In conclusion, the successes of faecal transplantation range from various levels of colonic inflammation to metabolic diseases. This extends the association of these diseases with the intestinal microbiota by providing a clear causal relation with the faecal components (De Vos and De Vos, 2012). The microbiota analysis confirms and extends this, while providing global insight in how the various taxonomic and functional groups of the recipient are replaced by that of the donor. Moreover, detailed analysis of the microbial changes over time will allow the association of specific bacteria with health status, such as the butyrate-producing E. hallii in the case of MetS (Table 2). This type of approaches together with further metagenomic, functional and network analyses will provide a wealth of data that may deliver new leads for defining the minimal microbiome and constructing synthetic microbial communities. This is supported by successes with undefined microbial mixtures, maintained in germ-free mice or subculturing in the laboratory, in curing metabolic acidosis or treating recurrent CDI patients (Schoorel et al., 1980; Jorup-Rönström et al., 2012). Further steps towards the development of synthetic communities are discussed below.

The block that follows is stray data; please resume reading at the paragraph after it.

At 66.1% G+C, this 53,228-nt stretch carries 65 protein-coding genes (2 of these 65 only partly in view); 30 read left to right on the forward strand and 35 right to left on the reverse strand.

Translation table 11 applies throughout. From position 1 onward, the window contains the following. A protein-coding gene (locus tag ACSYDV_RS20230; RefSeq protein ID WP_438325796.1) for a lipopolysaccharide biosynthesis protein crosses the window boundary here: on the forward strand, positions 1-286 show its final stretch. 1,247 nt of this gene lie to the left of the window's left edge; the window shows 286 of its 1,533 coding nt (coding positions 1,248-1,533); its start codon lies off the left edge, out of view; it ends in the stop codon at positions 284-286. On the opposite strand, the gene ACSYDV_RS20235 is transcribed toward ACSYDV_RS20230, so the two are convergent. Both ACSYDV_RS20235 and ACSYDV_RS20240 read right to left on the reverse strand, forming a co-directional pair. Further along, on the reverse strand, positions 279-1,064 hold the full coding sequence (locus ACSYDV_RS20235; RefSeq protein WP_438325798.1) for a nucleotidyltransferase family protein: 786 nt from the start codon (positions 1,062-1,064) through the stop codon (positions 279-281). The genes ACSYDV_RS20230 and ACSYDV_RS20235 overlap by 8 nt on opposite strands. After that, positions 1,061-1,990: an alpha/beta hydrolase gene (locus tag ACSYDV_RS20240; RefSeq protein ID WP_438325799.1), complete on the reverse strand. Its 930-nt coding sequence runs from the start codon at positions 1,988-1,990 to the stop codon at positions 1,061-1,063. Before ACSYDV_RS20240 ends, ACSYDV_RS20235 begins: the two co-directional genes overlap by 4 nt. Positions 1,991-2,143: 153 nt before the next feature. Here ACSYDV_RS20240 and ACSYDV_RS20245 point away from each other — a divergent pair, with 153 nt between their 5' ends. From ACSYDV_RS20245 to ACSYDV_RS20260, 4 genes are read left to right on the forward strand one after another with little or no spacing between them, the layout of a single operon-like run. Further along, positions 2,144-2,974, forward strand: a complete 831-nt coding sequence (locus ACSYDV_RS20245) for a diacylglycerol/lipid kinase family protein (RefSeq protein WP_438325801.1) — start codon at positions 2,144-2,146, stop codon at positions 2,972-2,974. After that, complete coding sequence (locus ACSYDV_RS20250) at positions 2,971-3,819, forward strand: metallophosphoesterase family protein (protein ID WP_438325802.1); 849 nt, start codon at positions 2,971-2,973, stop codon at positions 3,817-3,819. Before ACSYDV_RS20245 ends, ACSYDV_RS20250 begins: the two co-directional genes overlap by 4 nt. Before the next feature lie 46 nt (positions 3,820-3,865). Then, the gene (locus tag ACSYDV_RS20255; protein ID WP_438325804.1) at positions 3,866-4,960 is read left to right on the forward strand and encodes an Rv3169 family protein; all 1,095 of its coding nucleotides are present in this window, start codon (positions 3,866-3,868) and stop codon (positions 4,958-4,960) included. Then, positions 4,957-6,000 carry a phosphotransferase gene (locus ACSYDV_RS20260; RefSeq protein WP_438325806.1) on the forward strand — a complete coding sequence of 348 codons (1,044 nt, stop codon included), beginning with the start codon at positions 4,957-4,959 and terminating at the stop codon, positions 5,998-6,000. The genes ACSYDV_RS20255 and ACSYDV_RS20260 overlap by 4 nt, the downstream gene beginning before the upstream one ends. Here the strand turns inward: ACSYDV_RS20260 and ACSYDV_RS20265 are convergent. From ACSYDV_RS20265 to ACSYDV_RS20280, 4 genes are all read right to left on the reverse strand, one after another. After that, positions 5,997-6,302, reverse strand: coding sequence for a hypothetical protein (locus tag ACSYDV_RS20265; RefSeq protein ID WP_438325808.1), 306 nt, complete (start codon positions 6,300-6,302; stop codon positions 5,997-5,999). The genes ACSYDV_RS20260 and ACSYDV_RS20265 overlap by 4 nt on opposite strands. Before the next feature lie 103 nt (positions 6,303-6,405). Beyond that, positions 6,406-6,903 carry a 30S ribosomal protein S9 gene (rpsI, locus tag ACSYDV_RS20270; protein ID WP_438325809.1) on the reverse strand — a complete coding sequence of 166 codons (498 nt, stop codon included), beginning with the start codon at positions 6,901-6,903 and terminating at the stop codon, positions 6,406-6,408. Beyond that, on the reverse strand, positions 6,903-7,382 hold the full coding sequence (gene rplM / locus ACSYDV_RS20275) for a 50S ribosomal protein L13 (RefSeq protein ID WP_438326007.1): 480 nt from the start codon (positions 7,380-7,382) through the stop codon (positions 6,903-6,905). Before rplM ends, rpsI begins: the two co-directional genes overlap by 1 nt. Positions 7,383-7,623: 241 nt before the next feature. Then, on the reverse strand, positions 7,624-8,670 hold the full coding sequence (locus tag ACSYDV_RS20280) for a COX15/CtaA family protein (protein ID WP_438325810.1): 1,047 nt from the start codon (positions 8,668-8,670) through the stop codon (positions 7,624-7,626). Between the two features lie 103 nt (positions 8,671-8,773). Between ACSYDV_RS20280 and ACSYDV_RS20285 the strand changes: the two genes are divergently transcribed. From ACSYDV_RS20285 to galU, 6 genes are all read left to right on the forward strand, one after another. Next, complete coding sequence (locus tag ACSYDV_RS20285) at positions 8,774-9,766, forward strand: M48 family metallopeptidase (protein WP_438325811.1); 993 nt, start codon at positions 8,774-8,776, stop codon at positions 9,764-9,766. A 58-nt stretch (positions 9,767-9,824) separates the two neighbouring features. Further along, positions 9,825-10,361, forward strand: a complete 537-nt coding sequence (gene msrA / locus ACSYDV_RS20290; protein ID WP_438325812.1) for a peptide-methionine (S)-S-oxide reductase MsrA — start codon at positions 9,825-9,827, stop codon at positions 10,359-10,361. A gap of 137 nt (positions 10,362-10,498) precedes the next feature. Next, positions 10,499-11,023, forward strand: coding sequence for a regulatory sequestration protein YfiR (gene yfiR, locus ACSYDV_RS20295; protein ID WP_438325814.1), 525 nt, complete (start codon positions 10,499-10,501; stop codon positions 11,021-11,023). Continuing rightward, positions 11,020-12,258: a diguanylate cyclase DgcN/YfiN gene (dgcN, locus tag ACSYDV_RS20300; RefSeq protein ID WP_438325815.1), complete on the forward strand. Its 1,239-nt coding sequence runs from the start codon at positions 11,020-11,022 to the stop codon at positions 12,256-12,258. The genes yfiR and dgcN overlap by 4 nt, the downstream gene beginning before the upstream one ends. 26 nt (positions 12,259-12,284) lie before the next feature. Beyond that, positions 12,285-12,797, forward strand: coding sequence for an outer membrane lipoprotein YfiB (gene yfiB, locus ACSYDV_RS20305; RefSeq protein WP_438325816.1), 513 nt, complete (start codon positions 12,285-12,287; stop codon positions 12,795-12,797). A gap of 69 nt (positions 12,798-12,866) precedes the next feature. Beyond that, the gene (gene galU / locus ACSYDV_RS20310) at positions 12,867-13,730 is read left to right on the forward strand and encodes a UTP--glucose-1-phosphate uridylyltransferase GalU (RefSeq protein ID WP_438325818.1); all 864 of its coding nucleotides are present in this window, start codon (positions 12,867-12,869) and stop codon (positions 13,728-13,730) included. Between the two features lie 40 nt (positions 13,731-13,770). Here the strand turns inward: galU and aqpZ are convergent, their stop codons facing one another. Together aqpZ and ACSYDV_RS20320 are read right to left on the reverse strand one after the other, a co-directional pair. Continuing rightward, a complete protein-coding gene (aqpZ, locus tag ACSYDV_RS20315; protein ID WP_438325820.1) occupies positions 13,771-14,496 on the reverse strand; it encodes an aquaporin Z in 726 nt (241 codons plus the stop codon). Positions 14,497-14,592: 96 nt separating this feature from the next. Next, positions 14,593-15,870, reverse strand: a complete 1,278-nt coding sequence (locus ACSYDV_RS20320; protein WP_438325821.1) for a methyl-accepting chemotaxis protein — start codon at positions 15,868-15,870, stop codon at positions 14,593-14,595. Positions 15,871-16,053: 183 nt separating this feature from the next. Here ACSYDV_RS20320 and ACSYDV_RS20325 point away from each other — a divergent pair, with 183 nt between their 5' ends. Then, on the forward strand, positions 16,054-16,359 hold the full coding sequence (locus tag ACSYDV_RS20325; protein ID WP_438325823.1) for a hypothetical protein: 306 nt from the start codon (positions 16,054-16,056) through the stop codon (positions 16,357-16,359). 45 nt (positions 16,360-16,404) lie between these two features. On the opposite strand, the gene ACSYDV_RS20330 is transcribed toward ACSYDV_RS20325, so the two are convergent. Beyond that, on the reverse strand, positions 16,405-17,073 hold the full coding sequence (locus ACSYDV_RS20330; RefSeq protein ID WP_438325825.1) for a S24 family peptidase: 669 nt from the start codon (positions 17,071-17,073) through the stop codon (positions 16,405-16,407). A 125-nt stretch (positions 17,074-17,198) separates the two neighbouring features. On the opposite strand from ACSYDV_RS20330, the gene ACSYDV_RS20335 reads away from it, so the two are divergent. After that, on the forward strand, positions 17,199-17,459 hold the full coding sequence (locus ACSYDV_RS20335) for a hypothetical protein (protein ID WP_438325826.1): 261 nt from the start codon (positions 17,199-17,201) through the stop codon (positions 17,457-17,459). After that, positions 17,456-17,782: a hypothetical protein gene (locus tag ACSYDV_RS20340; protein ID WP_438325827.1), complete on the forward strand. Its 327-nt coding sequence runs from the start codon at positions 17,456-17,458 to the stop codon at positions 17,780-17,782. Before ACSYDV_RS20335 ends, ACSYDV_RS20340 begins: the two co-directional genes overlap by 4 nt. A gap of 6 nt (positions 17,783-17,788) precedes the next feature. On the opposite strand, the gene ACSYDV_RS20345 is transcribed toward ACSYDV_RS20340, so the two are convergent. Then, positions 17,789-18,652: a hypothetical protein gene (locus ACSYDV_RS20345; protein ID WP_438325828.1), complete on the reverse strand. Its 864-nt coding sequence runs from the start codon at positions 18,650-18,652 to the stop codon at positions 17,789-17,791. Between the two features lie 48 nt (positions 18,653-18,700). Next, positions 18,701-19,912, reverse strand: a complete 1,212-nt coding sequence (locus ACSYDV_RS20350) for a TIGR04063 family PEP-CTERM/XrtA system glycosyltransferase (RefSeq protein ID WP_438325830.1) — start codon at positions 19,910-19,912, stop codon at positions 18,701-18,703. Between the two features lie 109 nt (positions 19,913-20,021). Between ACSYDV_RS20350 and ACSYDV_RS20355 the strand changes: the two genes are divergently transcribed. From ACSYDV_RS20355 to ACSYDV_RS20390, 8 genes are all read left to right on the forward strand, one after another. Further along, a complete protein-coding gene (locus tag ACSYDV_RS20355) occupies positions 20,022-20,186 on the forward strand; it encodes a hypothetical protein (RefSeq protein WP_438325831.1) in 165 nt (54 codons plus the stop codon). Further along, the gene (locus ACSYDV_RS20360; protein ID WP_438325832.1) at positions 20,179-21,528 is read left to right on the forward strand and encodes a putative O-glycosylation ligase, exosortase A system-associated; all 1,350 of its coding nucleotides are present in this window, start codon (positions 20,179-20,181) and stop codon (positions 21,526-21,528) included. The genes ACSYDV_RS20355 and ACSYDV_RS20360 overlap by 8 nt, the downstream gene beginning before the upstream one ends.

Towards synthetic communities

Long before the present interest in our intestinal microbiome and bringing faecal transplantations to the next level, various attempts have been reported on the development of synthetic communities. These are presented here together with the most recently developed mixtures (Table 3).

Table 3. Undefined cultures and defined consortia used in microbiota transplantations
HostNumberCompositionReference